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 We're off to Tajikistan!

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T O P I C    R E V I E W
Clara Posted - 04/18/2012 : 5:58:15 PM
I'm a huge fan of armchair travel. Knitting with yarns from faraway places adds a whole new dimension to the notion of armchair travel... a kind of armchair knitting. Which doesn't quite sound right, but hopefully you get what I mean.

Wild Fibers magazine recently had an article about a new project happening in Tajikistan. They're trying to revive (or keep from totally disappearing) their mohair industry, which collapsed with the fall of the Soviet Union. More interesting yet is the fact that the mohair industry began with the Soviets, and they imported angora goats from TEXAS. Go figure.

At any rate, I recently got my hands on a skein of the very yarn described in that article. It's now available in the U.S. from an equally interesting new company. Here's the full scoop.

Your friendly Knitter's Review publisher
4   L A T E S T    R E P L I E S    (Newest First)
Danemom Posted - 04/23/2012 : 10:15:22 AM
I am a native Texan with an avid interest in fibers grown in this state which has a history of being a leading producer of both wool and mohair. The article in Wildfibers mentioned the urgent need to promote and subsidize mohair production during World War I for military uniforms. What the article did not mention was that prior to wartime production, mohair from Texas was used for upholstery fabric for railway cars for many years.

Unfortunately, fewer and fewer Texas ranchers are raising fiber animals. It is both difficult and expensive to have fiber animals sheared. Many ranchers have converted to raising sheep and goats for meat rather than fiber. Predators are increasingly a problem for the ranchers as you may have read in the article. A young woman who is a member of the church I attend, is from the area around Fort Stockton, Texas. She informed me that most ranchers in that area, including her parents, used to raise primarily Rambouillet sheep, but most have converted to Dorpers, a hair sheep raised for its meat. With our extreme drought last year, many ranchers sold off their herds because the drought and subsequent wildfires destroyed the forage. We will have to have several years of normal or above normal amounts of rainfall to repair the damage of the last year.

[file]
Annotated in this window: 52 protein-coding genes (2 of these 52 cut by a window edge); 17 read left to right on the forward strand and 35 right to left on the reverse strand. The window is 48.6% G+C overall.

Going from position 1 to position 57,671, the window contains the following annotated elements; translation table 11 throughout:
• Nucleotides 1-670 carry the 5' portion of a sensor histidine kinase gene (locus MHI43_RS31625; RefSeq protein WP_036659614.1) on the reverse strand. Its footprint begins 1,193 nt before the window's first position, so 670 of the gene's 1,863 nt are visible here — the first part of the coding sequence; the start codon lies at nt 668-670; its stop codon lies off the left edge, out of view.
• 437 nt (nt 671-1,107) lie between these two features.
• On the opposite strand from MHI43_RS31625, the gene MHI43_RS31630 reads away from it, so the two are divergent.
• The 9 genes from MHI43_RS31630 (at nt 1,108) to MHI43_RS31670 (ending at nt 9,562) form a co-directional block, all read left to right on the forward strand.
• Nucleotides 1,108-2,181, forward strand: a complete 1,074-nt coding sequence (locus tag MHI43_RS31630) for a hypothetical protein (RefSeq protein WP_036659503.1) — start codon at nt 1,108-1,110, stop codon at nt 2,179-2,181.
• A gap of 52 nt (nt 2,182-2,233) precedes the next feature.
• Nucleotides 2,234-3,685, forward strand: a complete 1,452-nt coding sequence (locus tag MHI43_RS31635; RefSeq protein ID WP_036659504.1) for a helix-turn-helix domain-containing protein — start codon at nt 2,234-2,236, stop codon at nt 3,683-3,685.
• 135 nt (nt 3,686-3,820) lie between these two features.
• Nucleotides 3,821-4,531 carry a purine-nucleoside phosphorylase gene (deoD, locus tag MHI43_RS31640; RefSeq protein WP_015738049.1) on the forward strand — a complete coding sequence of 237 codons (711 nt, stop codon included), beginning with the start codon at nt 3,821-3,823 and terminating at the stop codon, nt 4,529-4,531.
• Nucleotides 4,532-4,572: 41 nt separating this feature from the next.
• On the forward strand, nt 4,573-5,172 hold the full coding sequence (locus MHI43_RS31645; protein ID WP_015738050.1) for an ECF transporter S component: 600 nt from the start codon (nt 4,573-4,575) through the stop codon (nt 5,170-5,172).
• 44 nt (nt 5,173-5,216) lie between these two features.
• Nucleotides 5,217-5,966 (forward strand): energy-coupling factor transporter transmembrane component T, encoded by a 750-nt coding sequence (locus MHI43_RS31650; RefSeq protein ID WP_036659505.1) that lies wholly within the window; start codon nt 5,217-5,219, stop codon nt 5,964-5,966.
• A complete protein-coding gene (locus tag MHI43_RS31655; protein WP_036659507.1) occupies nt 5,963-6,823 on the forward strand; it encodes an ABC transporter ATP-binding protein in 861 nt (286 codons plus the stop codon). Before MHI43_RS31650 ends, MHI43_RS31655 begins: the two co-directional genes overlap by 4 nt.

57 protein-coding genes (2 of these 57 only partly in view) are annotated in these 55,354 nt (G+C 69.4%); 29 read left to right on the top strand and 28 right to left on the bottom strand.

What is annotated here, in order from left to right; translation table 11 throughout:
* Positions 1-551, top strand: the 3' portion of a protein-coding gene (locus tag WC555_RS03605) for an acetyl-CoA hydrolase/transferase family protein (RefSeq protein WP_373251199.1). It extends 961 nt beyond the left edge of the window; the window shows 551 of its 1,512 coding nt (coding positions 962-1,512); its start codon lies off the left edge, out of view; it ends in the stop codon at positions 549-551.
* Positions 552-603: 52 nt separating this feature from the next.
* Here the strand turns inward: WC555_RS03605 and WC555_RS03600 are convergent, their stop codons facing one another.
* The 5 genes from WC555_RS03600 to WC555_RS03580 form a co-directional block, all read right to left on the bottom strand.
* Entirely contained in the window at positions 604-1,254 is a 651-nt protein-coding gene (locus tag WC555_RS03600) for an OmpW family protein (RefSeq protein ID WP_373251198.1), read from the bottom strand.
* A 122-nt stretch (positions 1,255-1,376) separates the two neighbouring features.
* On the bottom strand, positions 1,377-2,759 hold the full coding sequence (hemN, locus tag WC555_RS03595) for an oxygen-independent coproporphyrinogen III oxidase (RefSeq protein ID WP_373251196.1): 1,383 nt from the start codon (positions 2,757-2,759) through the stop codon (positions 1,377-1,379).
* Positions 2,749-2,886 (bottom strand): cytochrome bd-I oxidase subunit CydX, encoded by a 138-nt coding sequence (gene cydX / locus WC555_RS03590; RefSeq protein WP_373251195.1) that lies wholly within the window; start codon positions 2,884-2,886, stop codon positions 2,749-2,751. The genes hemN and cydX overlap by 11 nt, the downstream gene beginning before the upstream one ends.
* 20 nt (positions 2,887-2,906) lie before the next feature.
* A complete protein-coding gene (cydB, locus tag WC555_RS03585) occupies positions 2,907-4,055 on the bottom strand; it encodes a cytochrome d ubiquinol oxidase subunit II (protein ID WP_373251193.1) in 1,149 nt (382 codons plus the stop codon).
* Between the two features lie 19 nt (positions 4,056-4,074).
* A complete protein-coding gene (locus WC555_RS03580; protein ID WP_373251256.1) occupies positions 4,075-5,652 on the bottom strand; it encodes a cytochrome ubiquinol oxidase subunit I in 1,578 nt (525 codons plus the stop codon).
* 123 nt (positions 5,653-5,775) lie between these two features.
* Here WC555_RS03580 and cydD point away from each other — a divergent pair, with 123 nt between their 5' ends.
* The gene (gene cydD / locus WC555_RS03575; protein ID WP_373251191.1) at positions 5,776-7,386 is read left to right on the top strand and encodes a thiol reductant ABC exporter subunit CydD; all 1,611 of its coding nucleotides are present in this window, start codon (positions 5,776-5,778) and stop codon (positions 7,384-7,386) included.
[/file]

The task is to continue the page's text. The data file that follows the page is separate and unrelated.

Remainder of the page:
robinstephanie Posted - 04/22/2012 : 12:15:31 PM
Just read the article. I love natural yarns, and this sounds wonderful. Clara, like Chingachgook, I'm curious if you have an opinion on what the white flecks were: scurf? fiber? something else? I guess if it's scurf it wouldn't necessarily be present in every skein.

Does anyone have an opinion on how this yarn would work in Shelia January's Optic Waves Shawl? I've been wanting to try it, but Brooks Farm no longer sells their Primero yarn and I don't know what to substitute. Mohair magic is two-ply, and so was the Primero, I think...

[edited to add] Cloth Roads does not list the yarn on their website. The Adventure Yarns page says, "The 2010 invetory of Mohair Magic yarn has sold out! We are currently processing 2011 kid mohair clip. The first batches of yarn will be available for sale in spring 2012. In 2012 we also plan to introduce 100% cashgora yarn made in Badakhshan, Tajikistan." So I will check back later.

The photos on the Adventure Yarns website, of the spinners, farmers, goats, knitters, and scenery, are superb.


Different is good. ~Matthew Hoover
chingachgook Posted - 04/20/2012 : 09:28:24 AM
This sounds like a new, different experience for a shawl!

I can't really tell from the pop-up picture--are those white flecks fiber? or scurf-ish?

Thanks for all the info in this review. I enjoyed reading it!
Julknits Posted - 04/19/2012 : 09:36:57 AM
I love Wild Fibers magazine! So many interesting stories. I learn something new & enjoy "traveling" the world with each issue! Thanks for telling us about Cloth Roads. i heartily endorse their efforts to support women's cooperatives. This will be another organization to keep in touch with!

Julia Grace

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